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Edward Laezer argues that the average annual U.S. growth rate in the 30 years preceding the 2007 recession was 3.1%. In recent years productivity growth however has slowed, and the workforce has been ageing. Laezer argues that reaching the 3% is unlikely, but possible with some luck on the technology front and with an investment-friendly tax policy. The Trump administration’s plans include changes in K-12 education that may enhance human capital, but that would be a slow process, unlikely to boost dramatically the 10-year growth rate. Technology responds more quickly to investment and research, which would give the administration an opening, since it can change investment incentives by overhauling the tax structure. As for the demographics, the proportion of employed working-age Americans has fallen during this recession and recovery to 59.9% from 63.4%. Laezer argues that at least some of this is driven by government policies that subsidize leisure over work, including the Affordable Care Act.

So would cutting welfare increase the number of people who work? Greg Ip in the WSJquotes research by Robert Moffit (Johns Hopkins University) who finds that about half of household heads on food stamps and three quarters of those on Medicaid already work. At most, 13 million recipients of Medicaid and 6.5 million recipients of food stamps don’t work (and the two groups overlap). When welfare was cut off in the 1990s for single mothers able to work, the share of those not working dropped by up to a third. That kind of effect on 13 million Medicaid recipients or 6.5 million food-stamp participants would generate only a modest, and one-off, boost to a labor force of 160 million. The effect on gross domestic product would be even more muted because these workers have extremely low skills and thus low-productivity. Nor would repealing the Affordable Care Act do the trick The CBO estimates its health-insurance subsidies, which become less generous as wages rise, discourage work and would eventually reduce employment by 2 million, but little of that has materialised yet.

Yet, the Congressional Budget Office (CBO) and the Joint Committee on Taxation (JCT) have published an impact assessment of the Trump administration’s American Health Care Act (AHCA), which shows that enacting the current  version of the Act would reduce the cumulative federal deficit over the 2017-2026 period by $119 billion. Over the 2017-2026 period, enacting the AHCA would reduce direct spending by $1,111 billion and reduce revenues by $992 billion, for a net reduction of $119 billion in the deficit over that period. The CBO and JCT estimate that, in 2018, 14 million more people would be uninsured under the new healthcare regulation than under current law. The increase in the number of uninsured people relative to the number projected under current law would reach 19 million in 2020 and 23 million in 2026. In 2026, an estimated 51 million people under age 65 would be uninsured, compared with 28 million who would lack insurance that year under current law (Figure 4 below).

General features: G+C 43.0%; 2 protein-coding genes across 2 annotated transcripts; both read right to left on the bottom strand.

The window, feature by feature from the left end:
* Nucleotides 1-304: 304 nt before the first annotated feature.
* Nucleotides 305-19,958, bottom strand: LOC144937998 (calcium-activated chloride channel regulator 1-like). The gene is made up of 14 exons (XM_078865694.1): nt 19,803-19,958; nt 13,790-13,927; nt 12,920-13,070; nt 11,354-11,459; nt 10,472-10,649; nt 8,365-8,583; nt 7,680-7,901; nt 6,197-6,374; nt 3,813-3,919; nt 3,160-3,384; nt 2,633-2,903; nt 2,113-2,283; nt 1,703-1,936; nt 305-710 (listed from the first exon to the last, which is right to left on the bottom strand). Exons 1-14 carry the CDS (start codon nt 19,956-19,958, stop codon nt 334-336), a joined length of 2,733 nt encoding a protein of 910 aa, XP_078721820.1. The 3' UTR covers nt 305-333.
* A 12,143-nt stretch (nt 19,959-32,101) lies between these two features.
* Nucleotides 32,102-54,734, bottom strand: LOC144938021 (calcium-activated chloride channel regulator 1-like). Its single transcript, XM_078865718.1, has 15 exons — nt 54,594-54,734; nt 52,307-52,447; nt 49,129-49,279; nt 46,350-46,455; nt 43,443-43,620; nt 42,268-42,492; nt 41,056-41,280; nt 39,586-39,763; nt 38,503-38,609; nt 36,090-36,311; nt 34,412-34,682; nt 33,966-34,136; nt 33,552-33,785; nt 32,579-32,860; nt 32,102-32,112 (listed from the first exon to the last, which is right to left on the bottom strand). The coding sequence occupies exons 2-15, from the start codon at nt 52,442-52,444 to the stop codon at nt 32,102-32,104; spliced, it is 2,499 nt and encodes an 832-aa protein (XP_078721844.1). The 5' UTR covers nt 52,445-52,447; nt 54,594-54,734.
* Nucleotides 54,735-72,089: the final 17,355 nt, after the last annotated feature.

Source: Bloomberg based on CBO data

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Keith Hennesey argues that President Trump has a $2 trillion hole in his fiscal policy proposals, which creates a conflict between two of his fiscal policy goals: tax reform and balancing the budget. Even assuming that the 3% growth target is reasonable, the balanced budget claim depends on $496 billion effect of economic feedback in year 2027, which is a really big number for a single year. Team Trump also assumes economic growth means the federal government will need to borrow $2 trillion less over the next ten years. That equals 6.6% of GDP in 2027, an enormous amount. Still, the balanced budget promise and the positive budget effect of the 3% growth assumption, would work together.

The problem is fitting debt-neutral tax reform into this puzzle as well. If the tax proposal, which has been left out of the budget proposal, is debt neutral, then the administration needs to have the same amount of new revenues to fully offset the revenue lost to the government from the proposed gross tax cut. In theory, this offsetting revenue can result either from proposed tax increases or from the higher revenue that results from economic growth, or from a combination of the two. But either the $2 trillion of added cash inflows resulting from faster economic growth can pay for more government spending and reduce the need for government to borrow, or that $2 trillion can replace the cash lost to the government from cutting taxes and reduce the size of painful tax increases you need to propose. Arithmetic forces you to choose one goal or the other.